Romans 1:18-32, cont.; 28 Furthermore, just as they did not think it worthwhile to retain the knowledge of God, so God gave them over to a depraved mind, so that they do what ought not to be done. 29 They have become filled with every kind of wickedness, evil, greed and depravity. They are full of envy, murder, strife, deceit and malice. They are gossips, 30 slanderers, God-haters, insolent, arrogant and boastful; they invent ways of doing evil; they disobey their parents; 31 they have no understanding, no fidelity, no love, no mercy. 32 Although they know God’s righteous decree that those who do such things deserve death, they not only continue to do these very things but also approve of those who practice them.”

 Verses 28-32 describe people who are, among other flaws, greedy, murderous, merciless, and unloving. Homosexuality is a form of expressing love. Or lust. But if it was only lust, there would never be any instances of enduring homosexual relations. Nor are homosexuals more likely to be murderous or greedy than heterosexual people. On the other hand, unscrupulous preachers seeking to make a fortune while judging other people fit the description of verses 28-32 perfectly.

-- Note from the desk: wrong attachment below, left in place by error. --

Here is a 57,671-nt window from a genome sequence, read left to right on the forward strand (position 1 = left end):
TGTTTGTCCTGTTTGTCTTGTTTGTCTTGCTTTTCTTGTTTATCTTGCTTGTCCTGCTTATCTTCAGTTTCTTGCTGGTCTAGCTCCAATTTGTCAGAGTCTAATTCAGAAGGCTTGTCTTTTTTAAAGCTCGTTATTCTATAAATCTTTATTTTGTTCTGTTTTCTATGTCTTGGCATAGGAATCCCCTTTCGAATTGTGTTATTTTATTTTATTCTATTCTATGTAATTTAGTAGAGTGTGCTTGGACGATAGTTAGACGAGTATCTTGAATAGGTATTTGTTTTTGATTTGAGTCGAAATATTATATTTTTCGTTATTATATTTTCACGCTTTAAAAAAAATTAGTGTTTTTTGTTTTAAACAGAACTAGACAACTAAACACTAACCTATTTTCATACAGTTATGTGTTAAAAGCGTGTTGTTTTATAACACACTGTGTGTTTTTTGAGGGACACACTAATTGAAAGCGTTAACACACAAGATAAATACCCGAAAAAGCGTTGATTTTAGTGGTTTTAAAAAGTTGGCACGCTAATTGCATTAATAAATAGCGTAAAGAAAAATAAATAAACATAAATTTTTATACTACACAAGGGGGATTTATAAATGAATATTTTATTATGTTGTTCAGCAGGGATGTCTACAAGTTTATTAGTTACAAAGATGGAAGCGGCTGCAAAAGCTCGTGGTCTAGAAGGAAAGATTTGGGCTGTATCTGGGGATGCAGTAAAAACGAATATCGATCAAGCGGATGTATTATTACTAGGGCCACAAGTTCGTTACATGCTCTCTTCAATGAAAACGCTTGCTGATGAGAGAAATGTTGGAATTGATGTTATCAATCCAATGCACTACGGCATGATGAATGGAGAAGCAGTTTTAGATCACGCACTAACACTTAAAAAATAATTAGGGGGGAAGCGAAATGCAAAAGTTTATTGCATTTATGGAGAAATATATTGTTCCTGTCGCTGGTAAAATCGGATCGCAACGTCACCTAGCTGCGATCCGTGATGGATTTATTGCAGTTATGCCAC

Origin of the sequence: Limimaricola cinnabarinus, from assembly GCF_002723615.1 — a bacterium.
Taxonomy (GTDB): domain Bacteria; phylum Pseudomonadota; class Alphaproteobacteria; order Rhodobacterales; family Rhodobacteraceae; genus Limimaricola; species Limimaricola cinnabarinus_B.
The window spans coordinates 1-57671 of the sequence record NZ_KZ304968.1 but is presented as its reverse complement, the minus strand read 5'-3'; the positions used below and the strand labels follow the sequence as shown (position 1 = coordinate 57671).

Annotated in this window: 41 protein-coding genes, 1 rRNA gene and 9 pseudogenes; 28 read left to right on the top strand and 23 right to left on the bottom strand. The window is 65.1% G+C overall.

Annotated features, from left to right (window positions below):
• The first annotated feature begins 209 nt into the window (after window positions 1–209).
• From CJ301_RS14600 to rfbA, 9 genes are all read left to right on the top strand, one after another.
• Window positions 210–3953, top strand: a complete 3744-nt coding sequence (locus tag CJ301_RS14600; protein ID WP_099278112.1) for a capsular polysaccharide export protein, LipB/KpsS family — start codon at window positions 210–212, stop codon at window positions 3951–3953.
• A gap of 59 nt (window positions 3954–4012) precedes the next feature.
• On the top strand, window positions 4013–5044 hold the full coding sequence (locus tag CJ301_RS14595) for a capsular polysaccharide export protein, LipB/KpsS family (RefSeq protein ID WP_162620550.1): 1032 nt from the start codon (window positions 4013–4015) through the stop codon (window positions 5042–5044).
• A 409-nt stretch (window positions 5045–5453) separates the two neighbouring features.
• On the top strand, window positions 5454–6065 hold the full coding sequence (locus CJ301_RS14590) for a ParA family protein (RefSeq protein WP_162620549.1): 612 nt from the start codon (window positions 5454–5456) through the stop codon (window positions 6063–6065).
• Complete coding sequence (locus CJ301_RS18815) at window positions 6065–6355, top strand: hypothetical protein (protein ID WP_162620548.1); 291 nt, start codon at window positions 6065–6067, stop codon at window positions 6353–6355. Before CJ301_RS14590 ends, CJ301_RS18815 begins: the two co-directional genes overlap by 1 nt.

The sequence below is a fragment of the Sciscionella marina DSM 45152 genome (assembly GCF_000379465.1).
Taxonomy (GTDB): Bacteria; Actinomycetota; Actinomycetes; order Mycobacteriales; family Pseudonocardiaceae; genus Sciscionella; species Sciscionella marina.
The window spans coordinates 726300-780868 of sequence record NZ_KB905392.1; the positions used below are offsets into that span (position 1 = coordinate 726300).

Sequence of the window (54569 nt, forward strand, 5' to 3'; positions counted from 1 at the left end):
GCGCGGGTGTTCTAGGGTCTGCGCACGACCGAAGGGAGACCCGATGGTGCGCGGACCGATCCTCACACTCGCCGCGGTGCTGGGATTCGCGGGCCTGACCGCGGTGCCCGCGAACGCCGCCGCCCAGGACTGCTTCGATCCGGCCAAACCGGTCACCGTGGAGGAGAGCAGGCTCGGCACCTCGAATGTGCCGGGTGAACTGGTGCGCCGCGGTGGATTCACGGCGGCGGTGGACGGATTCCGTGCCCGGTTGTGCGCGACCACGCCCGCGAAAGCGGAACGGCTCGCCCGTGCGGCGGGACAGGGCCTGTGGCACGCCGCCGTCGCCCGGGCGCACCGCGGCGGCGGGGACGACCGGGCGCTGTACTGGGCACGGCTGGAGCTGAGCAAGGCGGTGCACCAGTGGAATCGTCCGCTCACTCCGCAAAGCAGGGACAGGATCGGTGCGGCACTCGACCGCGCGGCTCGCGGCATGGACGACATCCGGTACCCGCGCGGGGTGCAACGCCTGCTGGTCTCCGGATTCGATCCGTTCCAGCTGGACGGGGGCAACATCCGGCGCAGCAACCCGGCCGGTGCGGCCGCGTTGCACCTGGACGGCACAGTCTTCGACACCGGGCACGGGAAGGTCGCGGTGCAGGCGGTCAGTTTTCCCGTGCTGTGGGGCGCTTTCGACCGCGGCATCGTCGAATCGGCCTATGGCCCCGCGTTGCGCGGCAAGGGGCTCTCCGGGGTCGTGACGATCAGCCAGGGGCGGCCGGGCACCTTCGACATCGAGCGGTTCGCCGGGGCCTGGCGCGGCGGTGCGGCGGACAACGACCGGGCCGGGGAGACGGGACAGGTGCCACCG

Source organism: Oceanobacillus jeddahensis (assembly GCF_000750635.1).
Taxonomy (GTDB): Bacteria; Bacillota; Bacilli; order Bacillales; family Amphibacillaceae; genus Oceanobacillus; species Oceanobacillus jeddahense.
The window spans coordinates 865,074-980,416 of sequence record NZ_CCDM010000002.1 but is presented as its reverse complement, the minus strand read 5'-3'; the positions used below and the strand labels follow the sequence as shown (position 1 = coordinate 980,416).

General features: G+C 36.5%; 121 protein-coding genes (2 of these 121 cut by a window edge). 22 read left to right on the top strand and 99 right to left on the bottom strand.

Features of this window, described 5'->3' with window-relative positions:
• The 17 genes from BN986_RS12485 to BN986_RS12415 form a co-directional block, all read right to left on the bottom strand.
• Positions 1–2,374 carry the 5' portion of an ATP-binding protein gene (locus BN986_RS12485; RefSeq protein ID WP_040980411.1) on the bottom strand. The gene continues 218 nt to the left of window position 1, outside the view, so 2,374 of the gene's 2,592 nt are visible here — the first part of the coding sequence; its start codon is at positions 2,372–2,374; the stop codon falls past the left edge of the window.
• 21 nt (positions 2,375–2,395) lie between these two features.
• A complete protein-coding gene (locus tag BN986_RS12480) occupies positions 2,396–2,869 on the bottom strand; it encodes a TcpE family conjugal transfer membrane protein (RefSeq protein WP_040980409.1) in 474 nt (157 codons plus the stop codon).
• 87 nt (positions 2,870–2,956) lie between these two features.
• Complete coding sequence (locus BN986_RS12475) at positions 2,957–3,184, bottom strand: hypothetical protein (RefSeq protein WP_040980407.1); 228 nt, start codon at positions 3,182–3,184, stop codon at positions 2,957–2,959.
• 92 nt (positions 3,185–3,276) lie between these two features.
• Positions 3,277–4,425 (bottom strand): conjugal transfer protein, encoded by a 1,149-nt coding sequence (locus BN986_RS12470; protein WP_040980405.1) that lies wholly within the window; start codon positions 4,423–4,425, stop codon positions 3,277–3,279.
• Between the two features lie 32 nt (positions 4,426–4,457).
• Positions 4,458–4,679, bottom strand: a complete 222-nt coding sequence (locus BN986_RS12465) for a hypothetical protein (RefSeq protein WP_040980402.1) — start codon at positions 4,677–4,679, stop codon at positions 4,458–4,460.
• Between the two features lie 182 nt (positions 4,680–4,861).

It’s hard to understand why people insist on reading Paul in a manner in which his gospel contradicts that of Jesus. Using common sense and fairness (presume innocence unless proven guilty, or accurate unless proven false), they’d immediately realize a strictly literal 16 interpretation of Paul doesn’t fit. It just doesn’t. Never has, never will. And, they wouldn’t have to look far for a better alternative, as Jesus and Paul said plainly that a lot of what they said was allegory. Why on Earth on Earth would Paul speak only in literal terms when his master regularly used allegory? Why would Paul’s gospel be so much different than that of Jesus? And, why would Peter specifically write that many people would have difficulty understanding what Paul was really saying? I guess when an idea gets established over the centuries, hoodwinked believers and descendants of people harmed by the misuse of Paul’s gospel developed mental blinders which prevent them from seeing what’s standing right in front of them in broad daylight.